Life is too short to spend it counting red blood cells

I wrote and successfully ran my first Macro….I have no idea what Macro means but I know it’s a piece of code used to perform a function on my computer.

I have entered the phase of data analysis in my PhD. If feels like my entire life is trapped within this little black box supposedly filled with 2 terabytes of digital what-not. As a potential future doctor of philosophy I have been stretching and yoga-ing my brain muscles and attempting to use higher order thought processing (in other words, how can I get more done in less time).

One of the numerous digital hurdles I’m entering into, is dealing with blood smears. On the tundra during summer in Nunavut our team captures breeding shorebirds and takes a variety of quick samples including a drop of blood. This drop (or even smaller than a drop) is smeared on a glass slide to generate a single layer of red blood cells so we can see them under a microscope.

Semipalmated Plover (Charadrius semipalmatus) Red Blood Cells
Semipalmated Plover (Charadrius semipalmatus) Red Blood Cells

Each slide contains hundreds of thousands (or even gazillions) of cells. Often scientists report the number of different cells or the prevalence of infection/disease within an observed 10,000 cells. It’s easy to miss the odd infected cell so the greater the number of cells the better. That’s all fine and dandy but counting 10,000 cells per blood slide for over 150 birds is just not what I want to be doing for 6 months of my life straight. My time is much better spent using my brain to do ‘science’ interspersed with watching Netflix or knitting baby hats.

So I took to the world of code and programming to solve this seemingly impossible endeavor.

Little did I know…..stuff like this can be really easy. There is definitely some trial and error but free software (Imagej) and a macro (some code thing) can run a batch containing all my images and count the cells for me.



Download Imagej if you are ever counting cells. And process your image using a macro like mine:

Convert the colours in the image to something recognizable for the program and then tell the program to count the number of those things…..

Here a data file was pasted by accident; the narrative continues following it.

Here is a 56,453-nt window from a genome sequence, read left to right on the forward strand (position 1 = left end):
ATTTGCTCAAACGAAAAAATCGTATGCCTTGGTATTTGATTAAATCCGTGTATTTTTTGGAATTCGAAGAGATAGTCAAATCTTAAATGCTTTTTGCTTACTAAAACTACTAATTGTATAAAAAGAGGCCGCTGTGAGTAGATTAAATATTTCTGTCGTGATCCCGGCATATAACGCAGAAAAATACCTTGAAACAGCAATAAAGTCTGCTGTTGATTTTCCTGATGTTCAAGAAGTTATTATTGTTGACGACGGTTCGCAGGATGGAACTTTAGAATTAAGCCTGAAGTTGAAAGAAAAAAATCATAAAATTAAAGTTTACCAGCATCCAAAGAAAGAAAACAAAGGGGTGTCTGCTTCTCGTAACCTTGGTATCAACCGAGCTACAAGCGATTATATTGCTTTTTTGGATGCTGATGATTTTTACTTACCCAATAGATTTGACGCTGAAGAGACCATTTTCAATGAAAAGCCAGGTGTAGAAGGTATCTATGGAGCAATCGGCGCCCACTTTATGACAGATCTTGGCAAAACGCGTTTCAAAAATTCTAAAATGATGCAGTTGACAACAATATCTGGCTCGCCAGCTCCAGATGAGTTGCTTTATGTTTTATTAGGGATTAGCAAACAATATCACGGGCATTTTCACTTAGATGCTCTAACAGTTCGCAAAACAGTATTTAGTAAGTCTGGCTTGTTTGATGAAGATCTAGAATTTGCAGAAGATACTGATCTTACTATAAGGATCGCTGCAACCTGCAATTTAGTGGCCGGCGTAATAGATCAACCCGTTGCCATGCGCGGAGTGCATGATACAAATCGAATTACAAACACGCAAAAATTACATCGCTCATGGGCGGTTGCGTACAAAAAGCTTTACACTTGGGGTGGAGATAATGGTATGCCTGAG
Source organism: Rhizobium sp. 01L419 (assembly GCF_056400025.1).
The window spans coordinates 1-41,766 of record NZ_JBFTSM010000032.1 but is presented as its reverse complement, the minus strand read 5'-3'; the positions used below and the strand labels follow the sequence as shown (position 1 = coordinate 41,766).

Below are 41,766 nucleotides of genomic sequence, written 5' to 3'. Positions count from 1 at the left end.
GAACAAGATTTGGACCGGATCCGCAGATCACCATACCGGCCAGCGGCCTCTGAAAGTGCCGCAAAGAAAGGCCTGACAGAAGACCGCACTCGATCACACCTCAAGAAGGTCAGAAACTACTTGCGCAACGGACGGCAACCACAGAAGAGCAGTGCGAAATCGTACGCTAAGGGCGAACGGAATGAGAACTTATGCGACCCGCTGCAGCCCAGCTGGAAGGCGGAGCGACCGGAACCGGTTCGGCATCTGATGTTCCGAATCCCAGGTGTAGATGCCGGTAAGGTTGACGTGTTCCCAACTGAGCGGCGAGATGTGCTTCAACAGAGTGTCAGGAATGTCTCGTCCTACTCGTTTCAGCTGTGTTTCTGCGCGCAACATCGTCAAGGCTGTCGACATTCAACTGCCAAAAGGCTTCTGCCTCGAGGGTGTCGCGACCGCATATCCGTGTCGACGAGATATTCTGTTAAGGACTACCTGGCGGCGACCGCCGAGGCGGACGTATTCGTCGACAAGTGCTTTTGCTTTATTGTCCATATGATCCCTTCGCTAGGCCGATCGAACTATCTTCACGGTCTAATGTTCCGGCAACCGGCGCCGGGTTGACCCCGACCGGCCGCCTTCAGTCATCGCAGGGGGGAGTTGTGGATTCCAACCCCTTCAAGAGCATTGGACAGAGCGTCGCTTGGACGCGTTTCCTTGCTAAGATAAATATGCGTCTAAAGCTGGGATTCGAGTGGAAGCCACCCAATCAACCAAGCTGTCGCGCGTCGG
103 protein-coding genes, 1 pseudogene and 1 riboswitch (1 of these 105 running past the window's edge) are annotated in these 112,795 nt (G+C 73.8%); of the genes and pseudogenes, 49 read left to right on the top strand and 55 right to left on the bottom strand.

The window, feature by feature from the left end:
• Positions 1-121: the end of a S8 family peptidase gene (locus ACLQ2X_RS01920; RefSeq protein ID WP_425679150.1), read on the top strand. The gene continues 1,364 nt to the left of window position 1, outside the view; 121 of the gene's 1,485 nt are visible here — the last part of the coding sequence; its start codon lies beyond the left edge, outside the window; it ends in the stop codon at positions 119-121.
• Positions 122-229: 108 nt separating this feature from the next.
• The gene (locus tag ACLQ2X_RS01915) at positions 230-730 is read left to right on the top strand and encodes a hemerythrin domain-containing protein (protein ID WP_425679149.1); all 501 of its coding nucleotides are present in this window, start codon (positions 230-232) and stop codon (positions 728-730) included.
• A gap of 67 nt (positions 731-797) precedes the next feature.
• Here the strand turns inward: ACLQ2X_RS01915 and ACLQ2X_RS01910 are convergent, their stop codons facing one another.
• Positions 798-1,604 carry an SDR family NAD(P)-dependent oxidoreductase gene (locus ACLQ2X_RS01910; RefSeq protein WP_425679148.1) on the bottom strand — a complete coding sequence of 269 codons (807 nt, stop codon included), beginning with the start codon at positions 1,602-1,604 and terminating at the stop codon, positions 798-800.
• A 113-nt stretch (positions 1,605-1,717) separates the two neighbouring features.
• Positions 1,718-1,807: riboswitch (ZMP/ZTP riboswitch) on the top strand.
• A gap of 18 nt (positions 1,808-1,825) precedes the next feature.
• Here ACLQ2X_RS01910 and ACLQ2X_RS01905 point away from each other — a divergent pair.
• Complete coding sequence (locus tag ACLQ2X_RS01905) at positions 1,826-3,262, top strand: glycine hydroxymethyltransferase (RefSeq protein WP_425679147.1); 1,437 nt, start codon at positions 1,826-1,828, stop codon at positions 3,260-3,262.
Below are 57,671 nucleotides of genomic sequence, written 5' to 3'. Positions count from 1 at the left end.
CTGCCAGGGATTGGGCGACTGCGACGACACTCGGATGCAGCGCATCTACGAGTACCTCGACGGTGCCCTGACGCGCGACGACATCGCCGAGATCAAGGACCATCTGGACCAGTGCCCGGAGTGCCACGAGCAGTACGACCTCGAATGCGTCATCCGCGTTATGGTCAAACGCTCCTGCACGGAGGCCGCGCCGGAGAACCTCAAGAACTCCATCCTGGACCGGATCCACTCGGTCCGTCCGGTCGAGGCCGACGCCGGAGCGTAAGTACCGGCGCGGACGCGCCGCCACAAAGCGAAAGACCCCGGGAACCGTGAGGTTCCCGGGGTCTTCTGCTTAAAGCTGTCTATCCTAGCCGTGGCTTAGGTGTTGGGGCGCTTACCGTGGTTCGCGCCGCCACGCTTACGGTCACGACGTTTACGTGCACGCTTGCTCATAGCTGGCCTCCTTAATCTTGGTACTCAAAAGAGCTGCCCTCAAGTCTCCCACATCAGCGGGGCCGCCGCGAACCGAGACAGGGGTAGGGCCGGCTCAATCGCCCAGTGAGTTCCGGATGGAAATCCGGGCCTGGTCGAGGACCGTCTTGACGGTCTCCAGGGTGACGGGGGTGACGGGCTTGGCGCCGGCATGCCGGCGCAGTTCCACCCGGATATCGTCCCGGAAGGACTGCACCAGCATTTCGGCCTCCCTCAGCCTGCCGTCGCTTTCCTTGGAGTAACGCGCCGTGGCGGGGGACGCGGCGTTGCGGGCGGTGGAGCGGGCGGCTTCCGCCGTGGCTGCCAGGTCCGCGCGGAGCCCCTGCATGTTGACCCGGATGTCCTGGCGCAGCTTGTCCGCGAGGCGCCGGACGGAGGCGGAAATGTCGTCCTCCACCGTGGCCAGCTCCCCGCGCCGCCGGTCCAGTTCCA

Hit the process button under a Batch function to run the macro for a whole suit of images and watch the magic happen (or don’t watch; just walk away and let your computer work). I was able to count 10,000 cells in just over 200 images in 10 minutes. I would have walked away and done something fun like eat cookies but I was sitting on a plane on my way to Seattle. Plus, I was so stoked ‘something was happening’ that I sat starring at the screen praying my computer didn’t suddenly self-destruct.

So next time you are faced with the challenge of managing large amounts of data, or with technology in general, try to experiment with some different options out there to save you time. Most of the papers out there say “we counted 10,000 cells per slide for the 1000 individuals of mice to determine….something something”, and what it should say is, “A poor unsuspecting undergrad student was roped into volunteering to count slides for 12 hours per week for 2 whole years to determine…..something something”. Likely most of us don’t have the luxury of hiring technicians or bribing undergrads with Tim Horton’s gift certificates to work endlessly on something mind numbing. So scientists, “don’t always just work harder, work smarter”, so you can free up time to have fun, (like get on a plane to somewhere exotic) life is too short to count red blood cells.


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